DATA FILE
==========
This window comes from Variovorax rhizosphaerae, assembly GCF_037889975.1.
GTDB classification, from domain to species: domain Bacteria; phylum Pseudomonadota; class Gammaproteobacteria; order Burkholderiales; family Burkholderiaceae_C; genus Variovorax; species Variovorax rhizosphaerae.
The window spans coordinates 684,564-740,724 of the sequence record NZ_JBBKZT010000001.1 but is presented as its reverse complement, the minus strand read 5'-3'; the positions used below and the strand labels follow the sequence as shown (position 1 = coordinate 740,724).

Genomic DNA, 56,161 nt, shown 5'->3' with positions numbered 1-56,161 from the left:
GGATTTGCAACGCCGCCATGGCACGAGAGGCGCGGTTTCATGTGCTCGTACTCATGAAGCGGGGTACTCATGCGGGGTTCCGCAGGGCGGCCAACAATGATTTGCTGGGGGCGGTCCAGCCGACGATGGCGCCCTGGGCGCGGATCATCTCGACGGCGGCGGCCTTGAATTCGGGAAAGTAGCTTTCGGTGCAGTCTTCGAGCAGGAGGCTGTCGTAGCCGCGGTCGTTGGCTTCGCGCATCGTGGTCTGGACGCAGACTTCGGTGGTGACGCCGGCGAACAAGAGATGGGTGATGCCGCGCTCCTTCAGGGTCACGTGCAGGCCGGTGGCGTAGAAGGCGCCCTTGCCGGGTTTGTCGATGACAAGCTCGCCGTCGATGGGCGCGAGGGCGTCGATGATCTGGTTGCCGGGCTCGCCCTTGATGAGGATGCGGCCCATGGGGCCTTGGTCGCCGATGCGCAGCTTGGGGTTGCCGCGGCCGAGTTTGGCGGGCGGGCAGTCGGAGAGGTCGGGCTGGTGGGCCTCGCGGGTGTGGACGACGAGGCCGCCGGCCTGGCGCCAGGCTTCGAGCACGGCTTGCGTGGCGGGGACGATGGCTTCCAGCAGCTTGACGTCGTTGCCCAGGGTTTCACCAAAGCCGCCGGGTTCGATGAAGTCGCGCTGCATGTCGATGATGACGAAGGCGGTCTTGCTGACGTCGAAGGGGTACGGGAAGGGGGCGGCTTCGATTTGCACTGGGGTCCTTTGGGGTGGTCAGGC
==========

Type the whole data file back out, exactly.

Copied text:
This window comes from Variovorax rhizosphaerae, assembly GCF_037889975.1.
GTDB classification, from domain to species: domain Bacteria; phylum Pseudomonadota; class Gammaproteobacteria; order Burkholderiales; family Burkholderiaceae_C; genus Variovorax; species Variovorax rhizosphaerae.
The window spans coordinates 684,564-740,724 of the sequence record NZ_JBBKZT010000001.1 but is presented as its reverse complement, the minus strand read 5'-3'; the positions used below and the strand labels follow the sequence as shown (position 1 = coordinate 740,724).

Genomic DNA, 56,161 nt, shown 5'->3' with positions numbered 1-56,161 from the left:
GGATTTGCAACGCCGCCATGGCACGAGAGGCGCGGTTTCATGTGCTCGTACTCATGAAGCGGGGTACTCATGCGGGGTTCCGCAGGGCGGCCAACAATGATTTGCTGGGGGCGGTCCAGCCGACGATGGCGCCCTGGGCGCGGATCATCTCGACGGCGGCGGCCTTGAATTCGGGAAAGTAGCTTTCGGTGCAGTCTTCGAGCAGGAGGCTGTCGTAGCCGCGGTCGTTGGCTTCGCGCATCGTGGTCTGGACGCAGACTTCGGTGGTGACGCCGGCGAACAAGAGATGGGTGATGCCGCGCTCCTTCAGGGTCACGTGCAGGCCGGTGGCGTAGAAGGCGCCCTTGCCGGGTTTGTCGATGACAAGCTCGCCGTCGATGGGCGCGAGGGCGTCGATGATCTGGTTGCCGGGCTCGCCCTTGATGAGGATGCGGCCCATGGGGCCTTGGTCGCCGATGCGCAGCTTGGGGTTGCCGCGGCCGAGTTTGGCGGGCGGGCAGTCGGAGAGGTCGGGCTGGTGGGCCTCGCGGGTGTGGACGACGAGGCCGCCGGCCTGGCGCCAGGCTTCGAGCACGGCTTGCGTGGCGGGGACGATGGCTTCCAGCAGCTTGACGTCGTTGCCCAGGGTTTCACCAAAGCCGCCGGGTTCGATGAAGTCGCGCTGCATGTCGATGATGACGAAGGCGGTCTTGCTGACGTCGAAGGGGTACGGGAAGGGGGCGGCTTCGATTTGCACTGGGGTCCTTTGGGGTGGTCAGGC